Interview with Gerry Friesen, the Recovering Farmer

This past summer, Andrea Paquette, President and Co-Founder of the Stigma-Free Society, interviewed Gerry Friesen, the Recovering Farmer. Today, Gerry shares with us some more about his experiences and core messages as a mental health advocate.

On your website, you identify as “the recovering farmer.” In a few sentences, can you please tell us about that tagline and what it means to you?

In 2007, as our farm was winding down, I identified myself as the Recovering Farmer. I suspect it was done facetiously, but somehow it stuck. It was some years later that I delved into the actual meaning of the name. The dictionary defines recovering as “returning to a previous level of health, prosperity and equanimity.” Equanimity, defined as keeping an evenness of temper even when under stress, is something I continue to struggle with. And perhaps that’s why I am still recovering and not recovered.

What motivates you as a mental health advocate?

Since 2003 I have had my own journey with anxiety and depression. In that time I have dealt with numerous farmers and others, many of them facing similar challenges due to ongoing and increasing stress. As I have interacted with these folks, I have learned that talking and sharing has been helpful for myself. That has given me a real passion to “talk about it” in whatever forum I can. To see others begin the road to recovery invigorates me. To see the stigma decreasing encourages me.

 I understand that your work has involved specifically addressing the stigma that men face regarding mental health challenges. Can you tell us more about this aspect of your work?

Whether it’s a function of upbringing, culture, or society, men have traditionally been hesitant to talk about mental health issues. Oftentimes, and I know I fell into this, men were told to “work” their way out of it. That is the ultimate stigma. So in response men have a tendency to isolate themselves, withdraw from their community and attempt to deal with this on their own. The good news is that through the work of various key organizations such as the Do More Agriculture Foundation, the Stigma-Free Society and Farm Credit Canada, to name a few, the stigma is slowly dissipating.

But more needs to be done. I cannot stress enough how much “talking about it” helps. We learn from each other by sharing our stories. I find that when I open up about my journey, my ways of seeking help and the proven results others open up as well. We learn from each other. We build awareness and understanding of ourselves when we seek help from professionals such as counsellors or therapists.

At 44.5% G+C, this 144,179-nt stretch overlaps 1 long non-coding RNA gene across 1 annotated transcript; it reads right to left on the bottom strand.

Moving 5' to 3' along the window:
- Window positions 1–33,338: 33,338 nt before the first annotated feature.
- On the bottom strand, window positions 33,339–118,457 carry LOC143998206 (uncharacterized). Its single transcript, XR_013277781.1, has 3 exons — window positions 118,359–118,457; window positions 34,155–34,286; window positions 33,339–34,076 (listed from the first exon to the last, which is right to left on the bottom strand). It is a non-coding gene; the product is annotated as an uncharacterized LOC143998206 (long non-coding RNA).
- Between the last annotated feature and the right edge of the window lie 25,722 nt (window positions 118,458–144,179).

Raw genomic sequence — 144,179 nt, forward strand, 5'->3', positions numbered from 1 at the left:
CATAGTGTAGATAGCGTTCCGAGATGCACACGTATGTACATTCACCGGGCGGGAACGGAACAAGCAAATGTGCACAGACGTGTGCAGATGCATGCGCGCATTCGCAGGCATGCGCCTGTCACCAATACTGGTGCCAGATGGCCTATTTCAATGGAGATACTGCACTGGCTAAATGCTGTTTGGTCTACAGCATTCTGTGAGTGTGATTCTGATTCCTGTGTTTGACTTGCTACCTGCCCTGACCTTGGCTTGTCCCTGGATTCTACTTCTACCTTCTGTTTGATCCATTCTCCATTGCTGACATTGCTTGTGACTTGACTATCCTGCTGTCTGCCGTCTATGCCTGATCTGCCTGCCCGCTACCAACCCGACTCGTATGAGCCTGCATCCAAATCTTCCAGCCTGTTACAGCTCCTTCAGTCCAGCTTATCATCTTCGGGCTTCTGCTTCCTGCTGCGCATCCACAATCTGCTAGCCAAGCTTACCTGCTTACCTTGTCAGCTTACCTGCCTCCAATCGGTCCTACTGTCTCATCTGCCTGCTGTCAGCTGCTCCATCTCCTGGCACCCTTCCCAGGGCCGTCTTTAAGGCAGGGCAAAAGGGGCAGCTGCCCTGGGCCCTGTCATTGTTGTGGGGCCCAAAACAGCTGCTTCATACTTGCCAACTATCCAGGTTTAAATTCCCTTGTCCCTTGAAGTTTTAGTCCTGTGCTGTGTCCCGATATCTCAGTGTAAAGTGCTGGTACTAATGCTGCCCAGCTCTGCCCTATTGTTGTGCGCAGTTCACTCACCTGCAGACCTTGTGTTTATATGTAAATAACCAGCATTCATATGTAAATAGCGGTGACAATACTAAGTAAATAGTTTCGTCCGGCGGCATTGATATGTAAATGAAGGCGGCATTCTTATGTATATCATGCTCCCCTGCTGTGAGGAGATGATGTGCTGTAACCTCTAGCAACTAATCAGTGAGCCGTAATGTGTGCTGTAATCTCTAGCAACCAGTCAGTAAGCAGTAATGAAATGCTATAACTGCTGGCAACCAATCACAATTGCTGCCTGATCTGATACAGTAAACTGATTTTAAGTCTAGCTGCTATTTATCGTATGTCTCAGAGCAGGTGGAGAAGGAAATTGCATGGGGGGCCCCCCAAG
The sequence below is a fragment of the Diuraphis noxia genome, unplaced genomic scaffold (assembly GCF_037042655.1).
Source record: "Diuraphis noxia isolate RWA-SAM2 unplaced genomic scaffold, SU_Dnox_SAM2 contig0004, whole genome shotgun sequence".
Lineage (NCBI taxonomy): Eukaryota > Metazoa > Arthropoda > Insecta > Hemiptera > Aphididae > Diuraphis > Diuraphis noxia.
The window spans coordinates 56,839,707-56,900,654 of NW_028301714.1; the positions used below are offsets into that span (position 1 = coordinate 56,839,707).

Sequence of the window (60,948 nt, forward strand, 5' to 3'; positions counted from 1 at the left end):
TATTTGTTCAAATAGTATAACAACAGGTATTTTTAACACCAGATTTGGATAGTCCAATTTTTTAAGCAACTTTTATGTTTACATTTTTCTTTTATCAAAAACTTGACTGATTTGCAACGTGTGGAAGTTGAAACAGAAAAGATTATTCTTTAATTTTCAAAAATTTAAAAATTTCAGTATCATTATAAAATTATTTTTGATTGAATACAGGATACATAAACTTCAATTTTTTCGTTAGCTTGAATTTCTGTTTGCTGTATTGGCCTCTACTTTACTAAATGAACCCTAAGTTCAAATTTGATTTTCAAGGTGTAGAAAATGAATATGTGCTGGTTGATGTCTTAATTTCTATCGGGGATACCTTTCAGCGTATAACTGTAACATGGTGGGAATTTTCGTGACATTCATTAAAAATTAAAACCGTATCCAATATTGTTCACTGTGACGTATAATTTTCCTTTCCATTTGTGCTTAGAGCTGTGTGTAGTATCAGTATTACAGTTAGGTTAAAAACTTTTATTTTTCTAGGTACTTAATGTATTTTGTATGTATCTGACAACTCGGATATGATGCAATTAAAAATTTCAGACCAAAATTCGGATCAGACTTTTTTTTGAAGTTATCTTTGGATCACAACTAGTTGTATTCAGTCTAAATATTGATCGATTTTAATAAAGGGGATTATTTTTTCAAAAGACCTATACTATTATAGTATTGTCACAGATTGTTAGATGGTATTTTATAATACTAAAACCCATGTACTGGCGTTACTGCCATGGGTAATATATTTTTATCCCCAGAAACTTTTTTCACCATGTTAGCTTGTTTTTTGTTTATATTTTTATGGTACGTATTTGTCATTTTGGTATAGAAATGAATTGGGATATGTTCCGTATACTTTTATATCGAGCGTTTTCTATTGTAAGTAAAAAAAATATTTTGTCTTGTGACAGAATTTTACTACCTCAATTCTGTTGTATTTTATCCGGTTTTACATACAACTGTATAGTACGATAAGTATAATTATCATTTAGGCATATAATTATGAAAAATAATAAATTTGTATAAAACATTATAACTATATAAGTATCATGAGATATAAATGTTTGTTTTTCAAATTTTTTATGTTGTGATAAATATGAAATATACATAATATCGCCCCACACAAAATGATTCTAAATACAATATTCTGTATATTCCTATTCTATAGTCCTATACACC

As has been recognized to the highest echelons of governments, both federally and provincially, there is a continuing need to build on the resources already available. We need to ensure that each and every one of us has the ability to reach out and get the help that is needed. 

Your website describes you as a “humorist.” What have your lived experiences taught you about the power of humour when it comes to talking about mental wellness?

Sometime after my journey of discovery and recovery began, I was sitting by myself watching a sitcom. I started laughing out loud because of something I had seen. My teenage daughter stuck her head around the corner and asked whether I was okay. She told me she had never heard me laugh before.

I found that heartbreaking. I thought I had always had a sense of humour but realized that my mental illness had all but taken that away from me. I decided that day that I needed to laugh more.

Having said that, I now recognize that often people’s experiences of humor vary, and humor serves many different functions in our daily lives. Sometimes we use humor as a coping mechanism when things are not going well, and other times we enjoy a good laugh whether with others or even on our own.

A good hearty laugh reduces stress and anxiety, decreases pain, strengthens resilience, and calms our nervous system. It can turn a negative experience into a positive one. It has the potential to brighten your mood for the rest of the day.

 In a sentence or two, what is the core message that you would like to share with our readers?

There is hope and there is relief. Finding ways to cope, to heal, and to recover is possible. It simply becomes a matter of being aware. Stress, and along with it anxiety and depression, have an insidious way of getting to us, but if we learn to be aware and recognize when our mental health is suffering, we can be proactive in dealing with issues as they arise.

How can we best stay in touch with you?

Whether one on one, through presentations or in interviews I enjoy “talking about it”. Visiting my website at will provide more information on who I am and how best to contact me.

Thanks for taking the time to share with us, Gerry!